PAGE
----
The traversal of rough terrain is still a very demanding task for mobile robotics. In terrestrial conditions such terrains are mainly found in search & rescue scenarios with highly unstructured terrain and possibly collapsed buildings. Walking robots are the common solution for unstructured terrain, but the ability of traversing obstacles comes at a cost: high mechatronic complexity and high demands on computational power. Especially for planetary exploration this cost is too high for nowadays and near future missions. Thus the DLR “Scout” rover uses a novel compliant rimless wheel to step over obstacles. Therefore the simple system is using one fully rotational actuator per wheel only. Together with the compliant “spokes” and spine, the rover yields energy efficient, dynamic and robust locomotion in highly unstructured terrains.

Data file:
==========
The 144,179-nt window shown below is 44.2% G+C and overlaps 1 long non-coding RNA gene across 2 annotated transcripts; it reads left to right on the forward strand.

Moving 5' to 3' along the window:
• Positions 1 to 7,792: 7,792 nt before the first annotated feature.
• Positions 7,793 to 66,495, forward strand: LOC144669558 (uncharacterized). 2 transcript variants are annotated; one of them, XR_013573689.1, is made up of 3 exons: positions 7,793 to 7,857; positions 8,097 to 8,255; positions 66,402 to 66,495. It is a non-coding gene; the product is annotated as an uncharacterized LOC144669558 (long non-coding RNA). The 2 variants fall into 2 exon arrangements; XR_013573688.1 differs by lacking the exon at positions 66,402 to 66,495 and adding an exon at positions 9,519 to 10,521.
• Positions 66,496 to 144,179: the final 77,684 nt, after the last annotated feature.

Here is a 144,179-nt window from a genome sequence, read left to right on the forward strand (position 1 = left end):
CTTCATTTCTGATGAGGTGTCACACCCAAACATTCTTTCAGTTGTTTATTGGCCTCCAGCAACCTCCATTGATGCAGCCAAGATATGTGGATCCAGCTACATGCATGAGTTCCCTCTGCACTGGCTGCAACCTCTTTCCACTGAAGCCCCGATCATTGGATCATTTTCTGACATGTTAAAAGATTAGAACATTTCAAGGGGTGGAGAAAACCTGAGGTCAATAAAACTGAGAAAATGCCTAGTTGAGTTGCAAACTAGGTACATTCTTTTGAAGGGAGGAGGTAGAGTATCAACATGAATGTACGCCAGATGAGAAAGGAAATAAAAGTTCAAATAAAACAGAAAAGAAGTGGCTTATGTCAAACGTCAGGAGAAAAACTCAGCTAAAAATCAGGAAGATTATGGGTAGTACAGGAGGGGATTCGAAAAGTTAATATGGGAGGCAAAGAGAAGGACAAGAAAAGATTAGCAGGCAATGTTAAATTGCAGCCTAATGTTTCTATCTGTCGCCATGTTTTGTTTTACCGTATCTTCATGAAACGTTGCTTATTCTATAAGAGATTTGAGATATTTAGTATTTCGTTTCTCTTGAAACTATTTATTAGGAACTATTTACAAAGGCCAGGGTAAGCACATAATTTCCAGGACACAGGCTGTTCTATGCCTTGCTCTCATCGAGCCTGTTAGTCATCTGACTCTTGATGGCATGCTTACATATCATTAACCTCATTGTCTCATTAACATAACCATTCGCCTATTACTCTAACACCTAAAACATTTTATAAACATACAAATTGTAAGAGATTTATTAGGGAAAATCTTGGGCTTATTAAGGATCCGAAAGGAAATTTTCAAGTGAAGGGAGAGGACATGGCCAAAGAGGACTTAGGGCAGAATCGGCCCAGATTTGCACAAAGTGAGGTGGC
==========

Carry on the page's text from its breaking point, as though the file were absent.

The main goal of the “Scout” rover is to access areas on foreign planets that are inaccessible for current rovers, e.g. crater walls and planetary caves. Therefore the system is not only capable to traverse rocky obstacles, but is also able to “paddle” through extremely soft sand pits which would easily entrap conventional wheeled systems. On Earth, the robust system can be used to help rescue people from hazardous areas or in agricultural robotics.
For the Institute of System Dynamics and Control the system’s modularity allows for verification of optimization runs and simulations, as well as to test innovative control algorithms for planetary and terrestrial electro-mobility.
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